When budgets are on the cutting board, the marketing function often has to shoulder more than its fair share of the pain. The cuts of 2008 and 2009 will be no exception. In IDC's most recent budget survey, closed in September 2008, actual 2008 spend increase will be just 3.5%, a reduction from the 4% predicted earlier this year. In addition to the short term budget cuts, the pressures of the current downturn will usher in a period of more sweeping marketing organization change. In my five years as a CMO Advisory analyst at IDC, I have never observed so much management analysis regarding potential marketing-organization change. Here are some things to think about to help you to survive and thrive in 2009:
- Transformation Starts at the Top. Many tech marketing organizations have far too many silos and lack alignment. For these companies, there is too much independent resource and spending at corporate and, in some cases, in the business units; and not enough spending in the field, closer to the prospects and customers. This also contributes to the dis-connects between the sales and marketing functions – as the sales department often perceives that marketing's actions are far removed from their efforts. IDC suggests further examination of the marketing organization's structure to improve alignment between corporate marketing, business unit marketing and field marketing.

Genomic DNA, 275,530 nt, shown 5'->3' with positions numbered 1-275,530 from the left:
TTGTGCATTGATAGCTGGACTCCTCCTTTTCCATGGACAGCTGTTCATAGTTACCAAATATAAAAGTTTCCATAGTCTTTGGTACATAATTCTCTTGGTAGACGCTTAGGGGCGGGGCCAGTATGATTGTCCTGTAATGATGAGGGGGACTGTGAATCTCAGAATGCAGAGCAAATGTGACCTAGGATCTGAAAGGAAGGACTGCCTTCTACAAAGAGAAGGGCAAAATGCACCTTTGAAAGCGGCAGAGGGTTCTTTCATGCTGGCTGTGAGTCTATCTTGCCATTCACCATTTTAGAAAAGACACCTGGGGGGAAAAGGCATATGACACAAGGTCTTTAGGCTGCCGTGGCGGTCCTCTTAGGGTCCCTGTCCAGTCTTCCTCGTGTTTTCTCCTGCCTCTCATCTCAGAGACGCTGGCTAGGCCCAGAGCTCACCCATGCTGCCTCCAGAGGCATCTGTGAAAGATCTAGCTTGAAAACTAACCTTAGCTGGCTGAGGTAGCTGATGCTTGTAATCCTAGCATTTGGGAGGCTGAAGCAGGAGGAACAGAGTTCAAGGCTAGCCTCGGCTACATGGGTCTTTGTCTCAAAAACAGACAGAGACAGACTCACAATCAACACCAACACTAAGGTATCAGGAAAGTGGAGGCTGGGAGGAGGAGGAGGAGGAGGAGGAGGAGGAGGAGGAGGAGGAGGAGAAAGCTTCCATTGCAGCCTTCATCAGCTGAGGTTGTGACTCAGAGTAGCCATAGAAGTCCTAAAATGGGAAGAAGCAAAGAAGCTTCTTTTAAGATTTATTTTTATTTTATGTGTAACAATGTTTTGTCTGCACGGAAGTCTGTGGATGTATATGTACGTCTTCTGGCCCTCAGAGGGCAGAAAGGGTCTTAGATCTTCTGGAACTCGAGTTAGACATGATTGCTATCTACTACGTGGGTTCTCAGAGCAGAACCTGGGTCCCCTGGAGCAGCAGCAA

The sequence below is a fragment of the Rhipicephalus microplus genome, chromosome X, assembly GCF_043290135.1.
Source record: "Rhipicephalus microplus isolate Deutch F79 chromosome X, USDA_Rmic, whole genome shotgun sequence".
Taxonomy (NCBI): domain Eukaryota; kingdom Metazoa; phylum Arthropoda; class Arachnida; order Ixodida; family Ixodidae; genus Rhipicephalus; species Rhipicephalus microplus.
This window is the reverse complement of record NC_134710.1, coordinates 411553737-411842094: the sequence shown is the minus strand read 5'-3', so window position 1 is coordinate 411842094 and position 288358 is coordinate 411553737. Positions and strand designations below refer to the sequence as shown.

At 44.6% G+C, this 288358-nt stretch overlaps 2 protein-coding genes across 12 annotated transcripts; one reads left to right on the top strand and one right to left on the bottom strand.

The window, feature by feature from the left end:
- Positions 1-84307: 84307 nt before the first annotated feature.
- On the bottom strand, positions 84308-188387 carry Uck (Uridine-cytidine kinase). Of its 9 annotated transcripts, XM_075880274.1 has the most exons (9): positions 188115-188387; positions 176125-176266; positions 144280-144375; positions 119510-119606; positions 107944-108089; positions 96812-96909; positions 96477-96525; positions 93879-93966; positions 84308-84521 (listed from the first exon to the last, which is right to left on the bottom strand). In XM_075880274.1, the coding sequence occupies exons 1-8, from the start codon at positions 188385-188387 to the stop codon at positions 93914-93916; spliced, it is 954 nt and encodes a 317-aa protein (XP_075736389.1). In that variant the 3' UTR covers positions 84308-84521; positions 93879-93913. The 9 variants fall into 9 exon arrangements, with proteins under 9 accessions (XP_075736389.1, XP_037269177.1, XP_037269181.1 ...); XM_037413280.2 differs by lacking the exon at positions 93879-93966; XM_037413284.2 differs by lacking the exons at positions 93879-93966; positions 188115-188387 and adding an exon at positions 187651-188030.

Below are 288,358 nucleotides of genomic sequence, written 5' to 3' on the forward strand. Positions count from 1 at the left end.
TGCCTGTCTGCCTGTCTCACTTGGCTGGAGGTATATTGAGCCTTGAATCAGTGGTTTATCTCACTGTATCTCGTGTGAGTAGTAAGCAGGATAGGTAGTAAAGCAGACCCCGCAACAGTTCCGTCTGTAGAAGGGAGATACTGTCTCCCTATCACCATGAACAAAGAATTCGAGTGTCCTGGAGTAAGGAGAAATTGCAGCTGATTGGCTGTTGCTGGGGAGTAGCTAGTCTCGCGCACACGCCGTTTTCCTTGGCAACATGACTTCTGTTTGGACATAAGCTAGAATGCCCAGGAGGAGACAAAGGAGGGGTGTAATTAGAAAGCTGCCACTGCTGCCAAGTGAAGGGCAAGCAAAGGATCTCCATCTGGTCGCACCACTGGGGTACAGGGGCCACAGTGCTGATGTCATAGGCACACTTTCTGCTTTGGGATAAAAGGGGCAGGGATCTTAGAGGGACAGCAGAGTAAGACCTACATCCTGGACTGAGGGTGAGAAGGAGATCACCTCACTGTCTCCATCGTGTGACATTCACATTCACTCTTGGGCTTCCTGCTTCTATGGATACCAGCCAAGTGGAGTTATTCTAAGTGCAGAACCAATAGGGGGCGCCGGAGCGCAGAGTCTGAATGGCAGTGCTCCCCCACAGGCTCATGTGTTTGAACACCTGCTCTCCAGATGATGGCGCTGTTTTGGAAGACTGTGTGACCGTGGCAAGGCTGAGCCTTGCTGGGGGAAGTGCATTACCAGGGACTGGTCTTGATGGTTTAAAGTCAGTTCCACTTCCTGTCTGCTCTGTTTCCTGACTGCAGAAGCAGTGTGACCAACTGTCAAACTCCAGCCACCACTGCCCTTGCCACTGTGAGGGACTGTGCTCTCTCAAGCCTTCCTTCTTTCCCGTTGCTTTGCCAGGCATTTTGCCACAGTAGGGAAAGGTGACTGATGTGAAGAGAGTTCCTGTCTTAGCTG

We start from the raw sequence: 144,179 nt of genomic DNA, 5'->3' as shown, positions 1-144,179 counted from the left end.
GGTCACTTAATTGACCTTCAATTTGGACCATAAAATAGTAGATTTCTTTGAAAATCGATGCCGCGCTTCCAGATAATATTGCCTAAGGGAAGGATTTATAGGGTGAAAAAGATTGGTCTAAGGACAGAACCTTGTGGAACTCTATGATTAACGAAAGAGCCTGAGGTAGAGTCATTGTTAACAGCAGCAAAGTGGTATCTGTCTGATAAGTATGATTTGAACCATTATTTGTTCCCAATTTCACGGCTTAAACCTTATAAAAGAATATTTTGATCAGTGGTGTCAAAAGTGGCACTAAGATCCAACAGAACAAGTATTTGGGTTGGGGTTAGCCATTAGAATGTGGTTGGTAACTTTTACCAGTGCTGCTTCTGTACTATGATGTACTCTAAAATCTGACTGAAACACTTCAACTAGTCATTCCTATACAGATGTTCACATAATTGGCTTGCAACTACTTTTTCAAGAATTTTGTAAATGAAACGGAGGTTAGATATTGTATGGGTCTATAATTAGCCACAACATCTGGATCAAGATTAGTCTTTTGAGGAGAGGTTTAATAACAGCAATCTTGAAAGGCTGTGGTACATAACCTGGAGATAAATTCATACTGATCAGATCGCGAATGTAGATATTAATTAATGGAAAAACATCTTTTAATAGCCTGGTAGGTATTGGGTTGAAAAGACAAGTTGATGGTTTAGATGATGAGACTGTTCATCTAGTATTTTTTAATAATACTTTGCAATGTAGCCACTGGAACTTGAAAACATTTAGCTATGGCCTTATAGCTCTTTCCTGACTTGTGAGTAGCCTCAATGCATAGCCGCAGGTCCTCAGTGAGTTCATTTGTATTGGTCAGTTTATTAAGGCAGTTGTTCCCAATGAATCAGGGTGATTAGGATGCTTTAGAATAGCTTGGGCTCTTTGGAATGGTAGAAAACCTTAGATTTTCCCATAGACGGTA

- Seek to Decentralize. Continuously question yourself during the budget planning process: where is the money owned; and where is it spent? IDC guidance is for the typical large tech vendor of greater than $1b in revenue to have at least 45-50% of its total marketing execution "spent" in the geographical regions. Currently, about 36% of the total marketing budget is directly owned and spent by the regions. Add to this the 6% of the typical corporate marketing budget that is "spent" by the field. The total is about 42% of spend in the regions, and so is short of the 50% benchmark goal.
- Improve Relevancy. Two areas of essential guidance to help with the relevancy effort including campaign management and sales enablement. The first is an improved Campaign Management function. This role should seek to knit together disparate product-line marketing efforts into broader and larger themes. I have observed several top CMO's making these moves in 2008. The second area is Sales Enablement. Marketing needs to improve its ability to get the right marketing assets to the right sales-people, at the right time and in the right format. This is hard to do: its needs go above and beyond product marketing's attempts to do this.